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Good debates here, probably enough to help guide the OP towards wherever their stated doubts are leading them .... meantime, keep up the lively discussion .... quibbles .....and or statements of opinion, all of you ! πŸ™‚ after all, opinions are like the odorous orifice on the bottom side .... every body has one even though not everybody may have been taught to like admitting it ..... i suspect many of us here still live in a partly fee world where one can be assertive, yee gads, despite the risk of it flying in the face of the younger generations of increasingly wussified world hesitant to voice dissent ..... opine , agree, disagree , assert and continue on within bounds as necessary, folks...


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Originally Posted by playplayplay
The "I doubt it" was a bit too much? Are you that assertive in other stuffs?

I think it should be obvious, that I don't hold long esoteric ramblings about some "inner musician" mixed with nonsense and name-dropping of famous pianists in high regard. That lead to my (rhetorical) question.

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The p-515, is like all the other digitals a keyboard with folded action, and as thus is not appropriate for classical pieces.(as he said)

Indeed, practicing classical pieces on a digital piano is something I don't consider time spent well. Unlike the favorite opinion that all practice is good practice (usually stems from people going on their own with no outside feedback), I know that wrong practice can actually make things worse. Once you learned a piece the wrong way, you lost your chance to learn it right from scratch. Instead you going to spend much more time on trying to correct earlier mistakes.

That's why it is important to refrain from repertoire which is beyond your skill level on equipment which isn't up to the task.


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One needs to find the piano which will do those demi-semis without issue. For the first time in my life, I've found mine.
I took a chance on a ES110 . . .Light and easy, your fingers'll GO!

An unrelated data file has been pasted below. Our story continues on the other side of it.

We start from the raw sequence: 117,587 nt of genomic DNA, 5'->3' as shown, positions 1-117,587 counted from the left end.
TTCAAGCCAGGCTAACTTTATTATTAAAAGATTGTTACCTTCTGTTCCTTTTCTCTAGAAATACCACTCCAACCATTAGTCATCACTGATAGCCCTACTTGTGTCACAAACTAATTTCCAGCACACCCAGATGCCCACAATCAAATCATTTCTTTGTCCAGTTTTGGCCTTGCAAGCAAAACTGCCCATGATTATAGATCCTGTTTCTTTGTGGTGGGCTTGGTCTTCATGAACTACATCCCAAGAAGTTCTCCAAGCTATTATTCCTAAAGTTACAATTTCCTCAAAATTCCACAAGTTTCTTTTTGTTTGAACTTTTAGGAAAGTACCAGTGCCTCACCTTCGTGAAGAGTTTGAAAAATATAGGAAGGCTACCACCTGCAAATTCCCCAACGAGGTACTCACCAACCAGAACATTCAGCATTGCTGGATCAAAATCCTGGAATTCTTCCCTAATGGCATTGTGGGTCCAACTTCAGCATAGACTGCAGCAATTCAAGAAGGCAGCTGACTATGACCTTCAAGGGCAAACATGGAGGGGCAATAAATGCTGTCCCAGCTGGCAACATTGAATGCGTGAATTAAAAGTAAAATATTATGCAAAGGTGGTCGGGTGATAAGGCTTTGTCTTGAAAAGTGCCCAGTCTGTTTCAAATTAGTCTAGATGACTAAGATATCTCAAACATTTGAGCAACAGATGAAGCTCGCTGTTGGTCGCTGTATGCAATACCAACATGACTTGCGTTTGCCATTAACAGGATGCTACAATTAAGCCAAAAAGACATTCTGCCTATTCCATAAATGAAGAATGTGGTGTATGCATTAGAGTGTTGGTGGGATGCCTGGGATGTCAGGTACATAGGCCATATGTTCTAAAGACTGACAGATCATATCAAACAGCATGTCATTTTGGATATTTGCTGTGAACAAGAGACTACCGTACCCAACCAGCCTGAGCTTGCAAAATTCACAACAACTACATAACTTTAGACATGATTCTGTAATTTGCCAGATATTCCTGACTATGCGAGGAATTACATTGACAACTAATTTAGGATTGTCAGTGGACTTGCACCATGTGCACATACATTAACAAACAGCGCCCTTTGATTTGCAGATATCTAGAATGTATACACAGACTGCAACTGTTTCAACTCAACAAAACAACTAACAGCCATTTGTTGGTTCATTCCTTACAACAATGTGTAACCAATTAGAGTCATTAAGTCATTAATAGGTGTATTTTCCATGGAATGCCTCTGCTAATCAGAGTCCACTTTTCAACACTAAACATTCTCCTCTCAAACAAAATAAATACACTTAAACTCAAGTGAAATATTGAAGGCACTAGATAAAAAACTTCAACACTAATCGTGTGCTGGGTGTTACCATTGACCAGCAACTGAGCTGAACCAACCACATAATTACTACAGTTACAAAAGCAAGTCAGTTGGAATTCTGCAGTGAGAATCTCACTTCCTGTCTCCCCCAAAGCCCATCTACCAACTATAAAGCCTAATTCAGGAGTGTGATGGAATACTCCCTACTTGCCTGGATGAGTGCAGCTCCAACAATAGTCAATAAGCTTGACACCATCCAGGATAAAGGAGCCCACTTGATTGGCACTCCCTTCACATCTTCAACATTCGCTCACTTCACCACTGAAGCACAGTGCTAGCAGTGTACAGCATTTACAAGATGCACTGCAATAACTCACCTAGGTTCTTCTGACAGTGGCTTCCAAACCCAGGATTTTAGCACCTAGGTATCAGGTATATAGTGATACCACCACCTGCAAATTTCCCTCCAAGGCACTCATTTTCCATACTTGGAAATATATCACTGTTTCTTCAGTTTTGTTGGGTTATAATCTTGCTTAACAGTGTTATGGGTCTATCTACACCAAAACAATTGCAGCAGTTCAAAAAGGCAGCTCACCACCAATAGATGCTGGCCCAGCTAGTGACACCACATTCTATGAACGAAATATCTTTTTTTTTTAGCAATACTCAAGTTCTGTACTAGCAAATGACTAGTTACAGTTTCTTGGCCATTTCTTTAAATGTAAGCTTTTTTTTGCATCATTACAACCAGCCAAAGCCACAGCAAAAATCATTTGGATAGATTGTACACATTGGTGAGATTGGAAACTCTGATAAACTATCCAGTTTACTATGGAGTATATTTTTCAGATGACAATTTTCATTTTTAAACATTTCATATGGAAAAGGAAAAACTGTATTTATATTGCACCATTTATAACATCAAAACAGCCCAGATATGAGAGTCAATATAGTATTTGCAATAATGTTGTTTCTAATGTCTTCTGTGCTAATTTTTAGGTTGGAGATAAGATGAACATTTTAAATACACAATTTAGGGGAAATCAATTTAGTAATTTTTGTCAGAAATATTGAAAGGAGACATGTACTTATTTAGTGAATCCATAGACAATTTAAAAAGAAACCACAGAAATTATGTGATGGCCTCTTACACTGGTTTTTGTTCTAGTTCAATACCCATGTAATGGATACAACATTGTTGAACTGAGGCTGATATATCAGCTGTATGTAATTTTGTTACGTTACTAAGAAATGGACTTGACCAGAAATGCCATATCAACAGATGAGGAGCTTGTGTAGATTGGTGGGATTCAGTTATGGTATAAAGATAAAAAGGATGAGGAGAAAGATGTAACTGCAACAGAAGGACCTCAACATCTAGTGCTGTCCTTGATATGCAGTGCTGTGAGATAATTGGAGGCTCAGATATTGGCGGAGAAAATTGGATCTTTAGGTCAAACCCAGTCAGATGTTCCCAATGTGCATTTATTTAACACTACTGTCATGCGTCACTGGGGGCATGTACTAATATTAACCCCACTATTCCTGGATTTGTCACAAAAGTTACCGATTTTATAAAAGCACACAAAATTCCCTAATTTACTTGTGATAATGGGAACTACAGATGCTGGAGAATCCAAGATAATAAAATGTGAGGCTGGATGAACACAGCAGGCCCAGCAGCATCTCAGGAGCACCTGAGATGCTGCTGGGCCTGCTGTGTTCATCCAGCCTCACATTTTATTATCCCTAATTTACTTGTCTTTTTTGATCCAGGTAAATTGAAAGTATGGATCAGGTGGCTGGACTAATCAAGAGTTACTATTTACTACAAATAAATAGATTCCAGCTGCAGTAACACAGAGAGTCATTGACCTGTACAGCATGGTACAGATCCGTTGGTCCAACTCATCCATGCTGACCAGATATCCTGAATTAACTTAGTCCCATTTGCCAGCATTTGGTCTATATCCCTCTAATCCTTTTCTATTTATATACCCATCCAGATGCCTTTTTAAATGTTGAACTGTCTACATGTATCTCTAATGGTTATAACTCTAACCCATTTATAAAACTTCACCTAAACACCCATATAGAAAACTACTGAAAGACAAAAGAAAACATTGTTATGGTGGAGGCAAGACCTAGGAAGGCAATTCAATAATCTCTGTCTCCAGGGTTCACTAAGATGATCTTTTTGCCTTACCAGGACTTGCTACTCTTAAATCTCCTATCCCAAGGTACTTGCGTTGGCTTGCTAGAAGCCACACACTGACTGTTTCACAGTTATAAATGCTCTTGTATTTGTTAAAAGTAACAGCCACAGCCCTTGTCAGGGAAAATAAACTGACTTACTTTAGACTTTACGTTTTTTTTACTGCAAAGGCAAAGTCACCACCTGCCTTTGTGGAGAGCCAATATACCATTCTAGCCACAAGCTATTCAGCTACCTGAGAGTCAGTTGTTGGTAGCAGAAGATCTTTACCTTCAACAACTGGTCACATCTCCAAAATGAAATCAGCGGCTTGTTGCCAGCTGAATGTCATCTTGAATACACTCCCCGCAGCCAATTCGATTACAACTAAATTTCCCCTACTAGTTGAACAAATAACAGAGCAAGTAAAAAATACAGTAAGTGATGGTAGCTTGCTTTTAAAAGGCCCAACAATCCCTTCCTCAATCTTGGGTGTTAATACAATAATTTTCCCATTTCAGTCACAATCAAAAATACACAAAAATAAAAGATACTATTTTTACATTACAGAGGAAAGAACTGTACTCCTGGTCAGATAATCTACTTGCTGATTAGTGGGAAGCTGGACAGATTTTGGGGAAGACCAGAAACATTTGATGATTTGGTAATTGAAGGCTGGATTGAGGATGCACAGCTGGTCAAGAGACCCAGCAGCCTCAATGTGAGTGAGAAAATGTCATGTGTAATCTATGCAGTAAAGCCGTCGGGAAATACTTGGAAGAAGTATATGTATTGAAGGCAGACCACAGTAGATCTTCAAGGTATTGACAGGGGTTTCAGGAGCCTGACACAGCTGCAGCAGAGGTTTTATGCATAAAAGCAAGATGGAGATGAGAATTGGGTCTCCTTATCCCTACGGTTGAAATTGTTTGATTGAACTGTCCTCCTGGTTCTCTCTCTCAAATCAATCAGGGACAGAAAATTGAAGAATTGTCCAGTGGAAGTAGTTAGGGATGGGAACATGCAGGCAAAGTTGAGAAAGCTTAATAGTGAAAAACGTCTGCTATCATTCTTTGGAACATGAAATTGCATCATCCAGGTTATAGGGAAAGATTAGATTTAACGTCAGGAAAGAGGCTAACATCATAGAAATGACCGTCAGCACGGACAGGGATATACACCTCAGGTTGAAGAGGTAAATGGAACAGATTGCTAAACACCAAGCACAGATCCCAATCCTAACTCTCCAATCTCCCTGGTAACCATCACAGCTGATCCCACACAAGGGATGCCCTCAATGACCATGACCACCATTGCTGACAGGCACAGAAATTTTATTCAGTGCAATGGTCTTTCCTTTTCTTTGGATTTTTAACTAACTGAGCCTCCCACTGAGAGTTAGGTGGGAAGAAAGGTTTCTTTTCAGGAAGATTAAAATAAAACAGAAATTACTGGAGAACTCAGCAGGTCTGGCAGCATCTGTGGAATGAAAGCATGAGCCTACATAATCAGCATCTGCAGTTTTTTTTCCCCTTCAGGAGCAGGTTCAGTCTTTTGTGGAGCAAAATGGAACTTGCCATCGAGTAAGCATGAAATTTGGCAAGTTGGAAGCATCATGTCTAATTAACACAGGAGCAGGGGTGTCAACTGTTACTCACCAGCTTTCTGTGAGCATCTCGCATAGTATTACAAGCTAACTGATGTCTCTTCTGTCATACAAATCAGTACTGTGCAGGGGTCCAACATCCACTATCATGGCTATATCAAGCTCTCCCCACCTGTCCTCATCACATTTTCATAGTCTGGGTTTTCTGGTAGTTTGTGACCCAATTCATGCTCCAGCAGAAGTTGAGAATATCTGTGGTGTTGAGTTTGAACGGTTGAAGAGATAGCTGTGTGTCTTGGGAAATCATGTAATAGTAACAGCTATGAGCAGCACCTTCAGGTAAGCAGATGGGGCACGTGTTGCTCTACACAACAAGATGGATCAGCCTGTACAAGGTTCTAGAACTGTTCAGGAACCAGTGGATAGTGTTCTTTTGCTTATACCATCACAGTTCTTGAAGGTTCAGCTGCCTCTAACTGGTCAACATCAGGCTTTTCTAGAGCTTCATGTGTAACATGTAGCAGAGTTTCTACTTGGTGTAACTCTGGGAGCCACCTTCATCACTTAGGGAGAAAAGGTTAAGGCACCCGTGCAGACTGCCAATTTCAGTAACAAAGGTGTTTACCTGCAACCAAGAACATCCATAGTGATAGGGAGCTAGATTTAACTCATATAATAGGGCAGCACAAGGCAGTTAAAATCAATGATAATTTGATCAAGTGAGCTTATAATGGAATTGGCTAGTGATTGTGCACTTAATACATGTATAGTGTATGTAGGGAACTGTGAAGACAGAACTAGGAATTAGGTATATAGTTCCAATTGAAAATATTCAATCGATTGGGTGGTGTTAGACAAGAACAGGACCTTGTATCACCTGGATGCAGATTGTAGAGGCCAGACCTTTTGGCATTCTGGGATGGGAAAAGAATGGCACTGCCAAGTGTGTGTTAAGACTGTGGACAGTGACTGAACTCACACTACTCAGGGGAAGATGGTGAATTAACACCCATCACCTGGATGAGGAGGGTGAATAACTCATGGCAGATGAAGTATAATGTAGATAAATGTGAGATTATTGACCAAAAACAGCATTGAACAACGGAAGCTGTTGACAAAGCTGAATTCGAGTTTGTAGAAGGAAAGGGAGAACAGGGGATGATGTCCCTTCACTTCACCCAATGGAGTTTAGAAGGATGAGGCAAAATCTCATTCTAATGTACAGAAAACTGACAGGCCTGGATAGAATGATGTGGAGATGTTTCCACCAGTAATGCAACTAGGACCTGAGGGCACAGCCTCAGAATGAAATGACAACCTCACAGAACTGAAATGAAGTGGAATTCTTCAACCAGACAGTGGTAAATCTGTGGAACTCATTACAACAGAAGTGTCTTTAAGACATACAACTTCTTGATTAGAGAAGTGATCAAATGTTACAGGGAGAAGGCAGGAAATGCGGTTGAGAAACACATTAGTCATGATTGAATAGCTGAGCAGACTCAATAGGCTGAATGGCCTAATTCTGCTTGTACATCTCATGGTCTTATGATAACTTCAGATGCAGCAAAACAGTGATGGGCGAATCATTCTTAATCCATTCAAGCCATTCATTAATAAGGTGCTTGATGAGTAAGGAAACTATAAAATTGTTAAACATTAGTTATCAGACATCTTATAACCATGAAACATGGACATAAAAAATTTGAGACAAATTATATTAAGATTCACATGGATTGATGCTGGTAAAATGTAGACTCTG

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JoeT: I applaud you for you knack on causing commotion and confusion... It's a gift that not all humans have, and that you have mastered. "All practice is better than no practice" (which I said) is different from "all practice is good practice" which I don't remember being said in this thread, and certainly not by me...

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Originally Posted by peterws
One needs to find the piano which will do those demi-semis without issue. For the first time in my life, I've found mine.
I took a chance on a ES110 . . .Light and easy, your fingers'll GO!

The ES110 will delay notes once you reach the polyphony limit using the correct pedaling. There is also a high chance of injury if you're doing that material a tempo, as with no real escapement the strain on your tendons and muscles will be much higher than on a real piano - I strongly advise against practicing virtuoso stuff on digital pianos.


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Originally Posted by JoeT
Indeed, practicing classical pieces on a digital piano is something I don't consider time spent well. Unlike the favorite opinion that all practice is good practice (usually stems from people going on their own with no outside feedback), I know that wrong practice can actually make things worse. Once you learned a piece the wrong way, you lost your chance to learn it right from scratch. Instead you going to spend much more time on trying to correct earlier mistakes.

That's why it is important to refrain from repertoire which is beyond your skill level on equipment which isn't up to the task.

I agree with this. And this is also valid with almost all aspects of life.
But I think, it is important not to make generalities, and take into account the person, its goal, be realistic and so on.
To learn piano is difficult and time consuming. And in order to learn it properly you have to find yourself in the right conditions.
And that has not only to do with the artefact. You have to take into consideration the age, the way the person will learn (teacher or not), its goals, its available time, its natural dextirity etc....
As for me,for example:
I am not in the same place as a 10 years old, who would like to become a renowned pianist. I do not have the same amount of time at my disposal, I am more aware of my limitations, which will restraint my capability to set myself challenge etc...
I know that I won't play in a huge concert hall, on the Boersendoerffer or in a band. I will play for myself, family or friends. Learning piano helps me to understand what the piano is about, and what is behind the scene. To understand better when I hear a pianist in a concert hall.
I know also that, as you said (and I agree with you), it is better to learn the right way. I can't have an acoustic, but I can have a teacher. So, as a trade-off, I have a piano teacher to teach me on a digital "keyboard with folded action". Will I play, in a future, on an acoustic, I will from time to time. Will I play regularly on an acoustic (that means having one in my house), I am not that sure, but who knows.